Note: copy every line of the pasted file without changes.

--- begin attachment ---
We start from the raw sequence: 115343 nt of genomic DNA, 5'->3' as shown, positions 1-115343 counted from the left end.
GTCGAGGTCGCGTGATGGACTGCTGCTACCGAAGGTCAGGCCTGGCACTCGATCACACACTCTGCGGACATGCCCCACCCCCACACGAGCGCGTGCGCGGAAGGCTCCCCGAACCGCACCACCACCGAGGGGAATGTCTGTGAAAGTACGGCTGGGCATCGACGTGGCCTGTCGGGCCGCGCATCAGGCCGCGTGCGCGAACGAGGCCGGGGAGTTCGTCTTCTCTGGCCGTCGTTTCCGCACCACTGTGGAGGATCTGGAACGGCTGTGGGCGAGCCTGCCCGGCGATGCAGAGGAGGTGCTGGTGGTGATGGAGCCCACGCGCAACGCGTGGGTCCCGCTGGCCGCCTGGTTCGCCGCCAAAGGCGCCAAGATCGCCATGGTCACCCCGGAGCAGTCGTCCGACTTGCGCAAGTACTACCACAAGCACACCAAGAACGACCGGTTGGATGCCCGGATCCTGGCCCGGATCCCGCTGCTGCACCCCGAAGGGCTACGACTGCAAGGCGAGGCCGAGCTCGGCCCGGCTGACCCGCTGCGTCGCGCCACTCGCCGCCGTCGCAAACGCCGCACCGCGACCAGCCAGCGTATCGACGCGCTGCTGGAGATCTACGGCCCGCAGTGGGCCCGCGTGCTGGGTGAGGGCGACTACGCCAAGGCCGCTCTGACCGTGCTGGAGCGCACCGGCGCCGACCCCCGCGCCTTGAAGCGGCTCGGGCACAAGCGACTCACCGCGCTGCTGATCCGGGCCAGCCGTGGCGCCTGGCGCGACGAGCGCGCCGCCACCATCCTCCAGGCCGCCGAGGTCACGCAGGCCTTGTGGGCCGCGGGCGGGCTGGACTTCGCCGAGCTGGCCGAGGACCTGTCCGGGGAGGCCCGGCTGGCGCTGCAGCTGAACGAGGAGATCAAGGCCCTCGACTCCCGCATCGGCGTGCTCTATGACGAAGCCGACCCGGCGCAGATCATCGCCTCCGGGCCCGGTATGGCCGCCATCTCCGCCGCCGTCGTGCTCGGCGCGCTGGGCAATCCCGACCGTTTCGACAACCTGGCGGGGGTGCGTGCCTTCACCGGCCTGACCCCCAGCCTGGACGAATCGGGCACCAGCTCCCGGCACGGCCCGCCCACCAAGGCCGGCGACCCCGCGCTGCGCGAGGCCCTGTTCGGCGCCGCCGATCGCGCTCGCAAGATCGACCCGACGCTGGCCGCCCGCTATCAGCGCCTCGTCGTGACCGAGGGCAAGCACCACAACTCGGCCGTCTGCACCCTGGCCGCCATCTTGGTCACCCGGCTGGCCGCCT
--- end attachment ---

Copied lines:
We start from the raw sequence: 115343 nt of genomic DNA, 5'->3' as shown, positions 1-115343 counted from the left end.
GTCGAGGTCGCGTGATGGACTGCTGCTACCGAAGGTCAGGCCTGGCACTCGATCACACACTCTGCGGACATGCCCCACCCCCACACGAGCGCGTGCGCGGAAGGCTCCCCGAACCGCACCACCACCGAGGGGAATGTCTGTGAAAGTACGGCTGGGCATCGACGTGGCCTGTCGGGCCGCGCATCAGGCCGCGTGCGCGAACGAGGCCGGGGAGTTCGTCTTCTCTGGCCGTCGTTTCCGCACCACTGTGGAGGATCTGGAACGGCTGTGGGCGAGCCTGCCCGGCGATGCAGAGGAGGTGCTGGTGGTGATGGAGCCCACGCGCAACGCGTGGGTCCCGCTGGCCGCCTGGTTCGCCGCCAAAGGCGCCAAGATCGCCATGGTCACCCCGGAGCAGTCGTCCGACTTGCGCAAGTACTACCACAAGCACACCAAGAACGACCGGTTGGATGCCCGGATCCTGGCCCGGATCCCGCTGCTGCACCCCGAAGGGCTACGACTGCAAGGCGAGGCCGAGCTCGGCCCGGCTGACCCGCTGCGTCGCGCCACTCGCCGCCGTCGCAAACGCCGCACCGCGACCAGCCAGCGTATCGACGCGCTGCTGGAGATCTACGGCCCGCAGTGGGCCCGCGTGCTGGGTGAGGGCGACTACGCCAAGGCCGCTCTGACCGTGCTGGAGCGCACCGGCGCCGACCCCCGCGCCTTGAAGCGGCTCGGGCACAAGCGACTCACCGCGCTGCTGATCCGGGCCAGCCGTGGCGCCTGGCGCGACGAGCGCGCCGCCACCATCCTCCAGGCCGCCGAGGTCACGCAGGCCTTGTGGGCCGCGGGCGGGCTGGACTTCGCCGAGCTGGCCGAGGACCTGTCCGGGGAGGCCCGGCTGGCGCTGCAGCTGAACGAGGAGATCAAGGCCCTCGACTCCCGCATCGGCGTGCTCTATGACGAAGCCGACCCGGCGCAGATCATCGCCTCCGGGCCCGGTATGGCCGCCATCTCCGCCGCCGTCGTGCTCGGCGCGCTGGGCAATCCCGACCGTTTCGACAACCTGGCGGGGGTGCGTGCCTTCACCGGCCTGACCCCCAGCCTGGACGAATCGGGCACCAGCTCCCGGCACGGCCCGCCCACCAAGGCCGGCGACCCCGCGCTGCGCGAGGCCCTGTTCGGCGCCGCCGATCGCGCTCGCAAGATCGACCCGACGCTGGCCGCCCGCTATCAGCGCCTCGTCGTGACCGAGGGCAAGCACCACAACTCGGCCGTCTGCACCCTGGCCGCCATCTTGGTCACCCGGCTGGCCGCCT